In the end, all it took was a review for Australia to lose the first Ashes Test by a measly 14 runs. The look on the Australian captain’s face said it all – disappointment and shock left him completely speechless. After all, when you make a spirited comeback into a game that was, for all practical purposes, lost to the hosts, the after-shocks of the defeat are powerful enough to sap whatever little confidence is left inside you.
That’s when you begin to question your strengths, your abilities, and your faith in your own game. And once you begin doubting yourself, you slip further and further into making more errors of judgment, and bring on more misery. What’s worse, it rubs off on your teammates and affects your functioning as a single cohesive unit.
This is what Michael Clarke must address before the second Test gets underway at Lord’s on Thursday.
In his statement to the press a while ago, the skipper stated that coach Darren Lehmann has united the team after the Warner fiasco and Mickey Arthur’s sacking days before the Ashes began. While it is commendable of a captain to back his coach in public, it doesn’t say much about his leadership abilities.
Sure, the coach is there to boost the sagging morale of his players, but Lehmann can only do so much. It’s the skipper who has to steer his boys through five days of tough cricket, and he has to do that on a consistent basis. Clarke has done so, but he has succeeded only partially.
For starters, “Pup” needs to have a heart-to-heart with each one of his players. Just like Steve Waugh did when he took over as captain, Clarke must take each teammate aside and tell him of his expectations. He needs to call them out and challenge them to give better than their best. He must back his bowlers when they go through a rough phase and put faith in his batsmen to stay at the wicket and score runs.
When deciding strategy, Clarke needs to keep in mind the collective strengths & weaknesses of his team. Each member of the team is an accomplished performer, and the Sydney lad will need all his powers of persuasion to get the best out of them. That’s where “Boof” can play the supporting role.
If there is some truth to the alleged disagreement between all-rounder Shane Watson and Clarke, the captain will need to take the first step in repairing relations. Both are immensely talented and proud individuals, and it is going to be difficult for the team if they don’t get along. For the greater good, and for the short-term at least, the two icons of modern Australian cricket will have to put their “feud” aside and work together, and when that happens, opposing teams would be in for a rough time!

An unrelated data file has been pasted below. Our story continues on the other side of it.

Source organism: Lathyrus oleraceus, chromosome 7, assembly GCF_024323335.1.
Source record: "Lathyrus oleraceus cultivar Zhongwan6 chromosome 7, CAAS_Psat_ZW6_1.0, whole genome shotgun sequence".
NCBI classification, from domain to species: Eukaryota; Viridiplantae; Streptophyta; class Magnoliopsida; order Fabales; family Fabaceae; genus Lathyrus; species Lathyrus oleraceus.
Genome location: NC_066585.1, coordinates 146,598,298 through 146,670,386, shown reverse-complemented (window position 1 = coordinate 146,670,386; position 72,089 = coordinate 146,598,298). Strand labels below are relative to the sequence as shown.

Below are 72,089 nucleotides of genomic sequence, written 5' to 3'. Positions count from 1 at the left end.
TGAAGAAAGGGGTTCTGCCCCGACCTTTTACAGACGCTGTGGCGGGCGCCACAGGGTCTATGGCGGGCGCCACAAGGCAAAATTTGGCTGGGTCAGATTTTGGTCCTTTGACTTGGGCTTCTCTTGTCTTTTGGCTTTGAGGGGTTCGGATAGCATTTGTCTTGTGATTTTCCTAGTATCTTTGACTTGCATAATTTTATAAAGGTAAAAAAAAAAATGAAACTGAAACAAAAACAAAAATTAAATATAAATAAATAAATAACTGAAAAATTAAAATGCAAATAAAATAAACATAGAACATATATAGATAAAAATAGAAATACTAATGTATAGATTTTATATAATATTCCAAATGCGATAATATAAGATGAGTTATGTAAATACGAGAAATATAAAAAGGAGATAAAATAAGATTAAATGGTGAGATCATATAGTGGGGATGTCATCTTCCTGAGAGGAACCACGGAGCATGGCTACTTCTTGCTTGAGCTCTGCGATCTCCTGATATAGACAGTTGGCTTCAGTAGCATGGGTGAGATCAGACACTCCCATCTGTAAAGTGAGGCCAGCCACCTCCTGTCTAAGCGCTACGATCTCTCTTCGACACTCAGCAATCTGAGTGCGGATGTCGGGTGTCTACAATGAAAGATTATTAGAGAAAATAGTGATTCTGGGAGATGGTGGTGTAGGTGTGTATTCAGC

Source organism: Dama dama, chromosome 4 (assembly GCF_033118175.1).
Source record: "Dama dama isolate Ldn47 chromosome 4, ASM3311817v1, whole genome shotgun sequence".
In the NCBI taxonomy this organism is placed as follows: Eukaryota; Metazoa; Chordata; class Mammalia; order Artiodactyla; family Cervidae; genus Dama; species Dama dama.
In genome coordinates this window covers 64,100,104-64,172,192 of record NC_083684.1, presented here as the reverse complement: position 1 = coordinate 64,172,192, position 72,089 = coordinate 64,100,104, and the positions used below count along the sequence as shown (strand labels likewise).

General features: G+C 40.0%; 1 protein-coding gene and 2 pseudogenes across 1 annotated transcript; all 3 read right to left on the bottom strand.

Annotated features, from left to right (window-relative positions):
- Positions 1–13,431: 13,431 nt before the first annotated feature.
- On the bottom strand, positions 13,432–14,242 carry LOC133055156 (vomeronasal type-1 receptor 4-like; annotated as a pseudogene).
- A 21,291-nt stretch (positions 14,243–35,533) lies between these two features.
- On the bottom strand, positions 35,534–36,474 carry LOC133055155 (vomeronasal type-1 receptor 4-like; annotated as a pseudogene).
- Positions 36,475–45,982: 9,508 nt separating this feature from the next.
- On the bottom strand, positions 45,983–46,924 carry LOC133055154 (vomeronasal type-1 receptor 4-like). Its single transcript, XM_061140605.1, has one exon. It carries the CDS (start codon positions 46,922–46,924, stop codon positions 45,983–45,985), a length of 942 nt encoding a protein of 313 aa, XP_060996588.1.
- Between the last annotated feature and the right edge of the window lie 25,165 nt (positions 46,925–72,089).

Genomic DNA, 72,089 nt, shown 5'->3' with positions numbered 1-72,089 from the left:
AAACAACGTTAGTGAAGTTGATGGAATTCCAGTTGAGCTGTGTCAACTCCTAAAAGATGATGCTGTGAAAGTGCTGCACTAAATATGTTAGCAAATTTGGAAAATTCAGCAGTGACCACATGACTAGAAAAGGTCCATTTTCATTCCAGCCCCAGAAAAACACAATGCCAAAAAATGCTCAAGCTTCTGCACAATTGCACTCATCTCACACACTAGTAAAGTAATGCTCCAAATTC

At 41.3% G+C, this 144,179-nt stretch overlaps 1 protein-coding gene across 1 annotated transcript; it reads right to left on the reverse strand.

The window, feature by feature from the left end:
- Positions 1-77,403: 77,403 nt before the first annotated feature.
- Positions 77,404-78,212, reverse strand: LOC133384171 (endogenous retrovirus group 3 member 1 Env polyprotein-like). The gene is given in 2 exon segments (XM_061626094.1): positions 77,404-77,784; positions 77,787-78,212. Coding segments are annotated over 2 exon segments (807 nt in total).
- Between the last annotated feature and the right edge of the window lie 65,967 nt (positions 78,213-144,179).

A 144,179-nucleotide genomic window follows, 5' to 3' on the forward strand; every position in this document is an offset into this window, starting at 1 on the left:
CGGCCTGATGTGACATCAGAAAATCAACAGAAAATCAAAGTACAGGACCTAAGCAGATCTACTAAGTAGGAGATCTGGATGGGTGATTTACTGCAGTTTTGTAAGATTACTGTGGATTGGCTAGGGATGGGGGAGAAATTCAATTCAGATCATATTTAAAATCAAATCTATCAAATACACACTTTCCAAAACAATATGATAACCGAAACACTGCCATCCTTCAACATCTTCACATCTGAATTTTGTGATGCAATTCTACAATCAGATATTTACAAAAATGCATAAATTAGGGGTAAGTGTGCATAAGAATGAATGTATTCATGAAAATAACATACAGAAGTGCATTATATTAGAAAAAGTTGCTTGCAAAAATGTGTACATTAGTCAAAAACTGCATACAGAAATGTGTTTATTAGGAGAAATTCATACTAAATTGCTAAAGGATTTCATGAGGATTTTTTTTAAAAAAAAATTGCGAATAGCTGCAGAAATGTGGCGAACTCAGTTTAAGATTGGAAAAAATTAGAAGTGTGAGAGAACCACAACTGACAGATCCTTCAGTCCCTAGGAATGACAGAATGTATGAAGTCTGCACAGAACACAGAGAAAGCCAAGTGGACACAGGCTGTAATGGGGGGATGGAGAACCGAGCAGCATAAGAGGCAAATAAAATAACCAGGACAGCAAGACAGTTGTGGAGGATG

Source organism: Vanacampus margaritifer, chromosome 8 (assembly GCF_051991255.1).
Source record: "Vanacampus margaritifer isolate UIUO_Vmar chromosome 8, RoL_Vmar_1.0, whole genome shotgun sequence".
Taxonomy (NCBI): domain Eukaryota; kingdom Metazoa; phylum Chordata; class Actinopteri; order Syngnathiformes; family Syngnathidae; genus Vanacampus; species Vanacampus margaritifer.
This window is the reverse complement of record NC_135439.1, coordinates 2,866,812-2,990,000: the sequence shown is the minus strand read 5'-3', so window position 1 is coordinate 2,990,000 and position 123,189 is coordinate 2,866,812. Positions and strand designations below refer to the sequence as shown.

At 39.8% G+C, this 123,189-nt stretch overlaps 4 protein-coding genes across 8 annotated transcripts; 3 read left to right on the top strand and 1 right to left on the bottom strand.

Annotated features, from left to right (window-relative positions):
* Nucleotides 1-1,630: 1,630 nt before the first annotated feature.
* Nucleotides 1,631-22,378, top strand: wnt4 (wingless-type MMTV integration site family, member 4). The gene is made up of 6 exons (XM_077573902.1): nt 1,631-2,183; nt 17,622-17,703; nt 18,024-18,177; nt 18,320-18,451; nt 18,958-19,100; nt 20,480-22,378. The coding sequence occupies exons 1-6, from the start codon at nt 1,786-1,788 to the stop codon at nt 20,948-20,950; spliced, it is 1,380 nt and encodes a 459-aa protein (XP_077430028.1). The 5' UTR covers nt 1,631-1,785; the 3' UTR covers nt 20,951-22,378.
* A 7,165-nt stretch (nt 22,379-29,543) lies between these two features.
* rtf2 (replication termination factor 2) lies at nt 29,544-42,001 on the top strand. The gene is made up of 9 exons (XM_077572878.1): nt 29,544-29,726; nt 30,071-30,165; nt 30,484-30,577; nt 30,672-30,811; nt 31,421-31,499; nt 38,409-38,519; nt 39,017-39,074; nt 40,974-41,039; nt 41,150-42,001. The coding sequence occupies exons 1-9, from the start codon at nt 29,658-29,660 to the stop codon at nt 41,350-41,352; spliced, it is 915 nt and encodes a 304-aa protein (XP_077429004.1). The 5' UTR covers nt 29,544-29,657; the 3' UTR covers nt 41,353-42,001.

As the mainstay of the middle and lower order, Clarke has added responsibility on his shoulders. Now that the swashbuckling David Warner is temporarily unavailable for disciplinary reasons, the batting looks decidedly shaky if the top order doesn’t fire. Watson briefly came into his own in the second innings, but impetuosity doesn’t have a place in Test cricket if one wants to play a long innings. Clarke, on the other hand, has failed to get going – 23 runs from two innings doesn’t do justice to a man who scored an unbeaten 329 against India last season.
He needs to make a few adjustments in his technique. Footwork against both pace and spin is absolutely essential at the highest level, and Clarke seems to have forgotten how to move his feet to the pitch of the ball. Secondly, his head position isn’t the greatest. It’s got to be held in such a way that the batsman plays the ball at eye level – the teenage Australian who gave Clarke that tip during the previous Ashes tourney had it spot on. He would do well to get some valuable advice from his old coach Neil D’ Costa if he wants to secure the urn this time.
Cricket is as much a mental game as it is physical. Clarke has been losing the battle in the mind even before he plays those incredulous shots that result in his downfall. He must relax and enjoy his game, because, after all, it gives him great joy. Granted that captaincy is not the easiest of jobs, but you grow into these things. For tough tours, such as the ongoing one, your mental make-up must be made of cast-iron.
The willingness to rough it out on the 22-yard strip, the tenacity to hang on till the last ball is bowled, and the intensity with which Australia is known to play cricket must be at very high levels in order to turn things around. When batting, Clarke must get out of the captaincy mode and switch into the confident, graceful batsman that he is. That’s what defines great leaders – the ability to switch between roles. It’s hard to do, but it can be done.
It is a long, hard road that Michael John Clarke must go on in order to regain Australia’s once-invincible stature in world cricket. There is no better opportunity than the present series, and the time is ripe for him to take the challenge head-on and turn it around. Batsman or captain – he will shine in both roles for as long as he plays. Till then, like all of Australia, the world will wait and watch!